Steve Ells, the CEO and founder of Chipotle Mexican Grill, apologized Thursday to customers sickened in the restaurant chain's second illness outbreak in as many months.
Some 141 Boston College students are sick with a norovirus after a group of them ate at a Chipotle in Brighton over the weekend, The Associated Press reported,
though the school noted that 12 of those sickened did not eat at the restaurant.
The norovirus is just the latest food scare for Chipotle on the heels of an E. coli outbreak that reportedly sickened at least 52 people in nine states last month, according to the Centers for Disease Control and Prevention
In an interview with Matt Lauer on "Today" Thursday
, Ells apologized to those sickened and vowed to institute more stringent food safety procedures.
"It's a really tough time,'' Ells said. "I have to say I'm sorry for the people that got sick. They're having a tough time. I feel terrible about that, and we're doing a lot to rectify this and make sure it doesn't happen again."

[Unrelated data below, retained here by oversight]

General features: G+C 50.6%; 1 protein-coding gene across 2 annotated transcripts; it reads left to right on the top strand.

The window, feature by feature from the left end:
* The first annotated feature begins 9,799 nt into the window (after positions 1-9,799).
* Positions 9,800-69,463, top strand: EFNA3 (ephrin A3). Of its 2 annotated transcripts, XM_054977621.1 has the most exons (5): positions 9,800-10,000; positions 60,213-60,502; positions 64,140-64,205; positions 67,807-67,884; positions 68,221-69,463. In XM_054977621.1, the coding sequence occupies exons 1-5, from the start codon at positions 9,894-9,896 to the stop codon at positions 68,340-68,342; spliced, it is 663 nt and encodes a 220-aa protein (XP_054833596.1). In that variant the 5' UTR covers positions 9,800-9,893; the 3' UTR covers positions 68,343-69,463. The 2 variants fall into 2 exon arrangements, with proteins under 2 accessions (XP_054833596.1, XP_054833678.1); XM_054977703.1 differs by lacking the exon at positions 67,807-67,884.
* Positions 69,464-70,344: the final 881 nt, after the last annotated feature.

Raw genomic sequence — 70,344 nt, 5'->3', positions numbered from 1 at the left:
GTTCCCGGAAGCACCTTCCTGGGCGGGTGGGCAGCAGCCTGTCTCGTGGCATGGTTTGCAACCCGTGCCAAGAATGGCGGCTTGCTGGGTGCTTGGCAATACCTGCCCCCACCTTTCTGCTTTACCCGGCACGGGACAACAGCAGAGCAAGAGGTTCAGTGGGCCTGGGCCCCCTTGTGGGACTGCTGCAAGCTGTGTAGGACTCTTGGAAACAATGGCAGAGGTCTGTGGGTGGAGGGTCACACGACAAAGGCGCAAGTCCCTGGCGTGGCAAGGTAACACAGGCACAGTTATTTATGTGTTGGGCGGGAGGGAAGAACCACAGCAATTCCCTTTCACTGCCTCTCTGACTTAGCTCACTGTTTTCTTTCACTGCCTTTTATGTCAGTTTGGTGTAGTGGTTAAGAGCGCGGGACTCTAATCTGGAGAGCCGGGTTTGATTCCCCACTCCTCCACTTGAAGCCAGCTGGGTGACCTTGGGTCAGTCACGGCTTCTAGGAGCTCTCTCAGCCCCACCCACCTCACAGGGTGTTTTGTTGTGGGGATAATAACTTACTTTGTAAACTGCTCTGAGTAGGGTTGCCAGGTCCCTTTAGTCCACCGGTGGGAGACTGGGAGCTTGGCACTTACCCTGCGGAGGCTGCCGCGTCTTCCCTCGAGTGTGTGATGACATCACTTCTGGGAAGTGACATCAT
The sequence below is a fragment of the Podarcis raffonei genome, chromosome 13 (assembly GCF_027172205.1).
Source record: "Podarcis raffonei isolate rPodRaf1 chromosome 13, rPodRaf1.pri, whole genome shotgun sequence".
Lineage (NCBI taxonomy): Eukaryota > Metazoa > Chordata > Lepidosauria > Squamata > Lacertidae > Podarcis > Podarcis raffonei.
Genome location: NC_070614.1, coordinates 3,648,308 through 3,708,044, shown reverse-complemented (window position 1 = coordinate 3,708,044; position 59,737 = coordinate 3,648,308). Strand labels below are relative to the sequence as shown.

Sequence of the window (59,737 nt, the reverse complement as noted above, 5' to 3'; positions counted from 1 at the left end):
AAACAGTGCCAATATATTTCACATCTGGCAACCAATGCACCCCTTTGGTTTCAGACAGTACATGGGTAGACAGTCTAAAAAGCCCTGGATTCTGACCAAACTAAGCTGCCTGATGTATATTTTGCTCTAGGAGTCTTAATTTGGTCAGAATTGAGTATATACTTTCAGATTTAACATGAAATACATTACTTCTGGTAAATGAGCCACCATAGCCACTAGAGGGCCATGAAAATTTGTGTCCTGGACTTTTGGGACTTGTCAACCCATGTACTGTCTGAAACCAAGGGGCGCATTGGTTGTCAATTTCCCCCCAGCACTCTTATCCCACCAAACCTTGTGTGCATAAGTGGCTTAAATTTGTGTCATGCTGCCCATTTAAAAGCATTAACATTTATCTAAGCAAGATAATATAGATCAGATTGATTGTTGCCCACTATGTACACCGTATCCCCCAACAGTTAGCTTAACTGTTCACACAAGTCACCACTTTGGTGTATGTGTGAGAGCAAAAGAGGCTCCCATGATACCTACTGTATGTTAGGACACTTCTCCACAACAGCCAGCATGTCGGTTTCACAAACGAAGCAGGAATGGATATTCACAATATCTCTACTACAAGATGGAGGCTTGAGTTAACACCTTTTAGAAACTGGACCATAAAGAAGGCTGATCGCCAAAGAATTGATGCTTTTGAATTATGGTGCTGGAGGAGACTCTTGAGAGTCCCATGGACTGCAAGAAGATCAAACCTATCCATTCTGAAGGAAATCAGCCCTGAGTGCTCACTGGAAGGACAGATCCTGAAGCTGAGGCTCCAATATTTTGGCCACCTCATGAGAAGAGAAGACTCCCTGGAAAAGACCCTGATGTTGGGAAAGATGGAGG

The norovirus can be transmitted through contaminated food or water, or by touching contaminated surfaces, according to the CDC. Symptoms include stomach pain, nausea, diarrhea, and vomiting. Health officials believe a sick employee may have contributed to the outbreak, according to the AP.
Though its not clear yet what menu items are responsible for the E. coli outbreak, the illness causes diarrhea and abdominal cramps and, if left untreated, can lead to a type of kidney failure, according to the CDC.
Ells said that the E. coli outbreak has forced the company to review how its ingredients are being handled.
"If there is a silver lining in this is we looked at every single ingredient we use," he told The Boston Globe
. "It has caused us to put into place practices . . . that will put us 10 to 15 years ahead of the industry norm. They are so far above the industry norm, that we will be safest place to eat."
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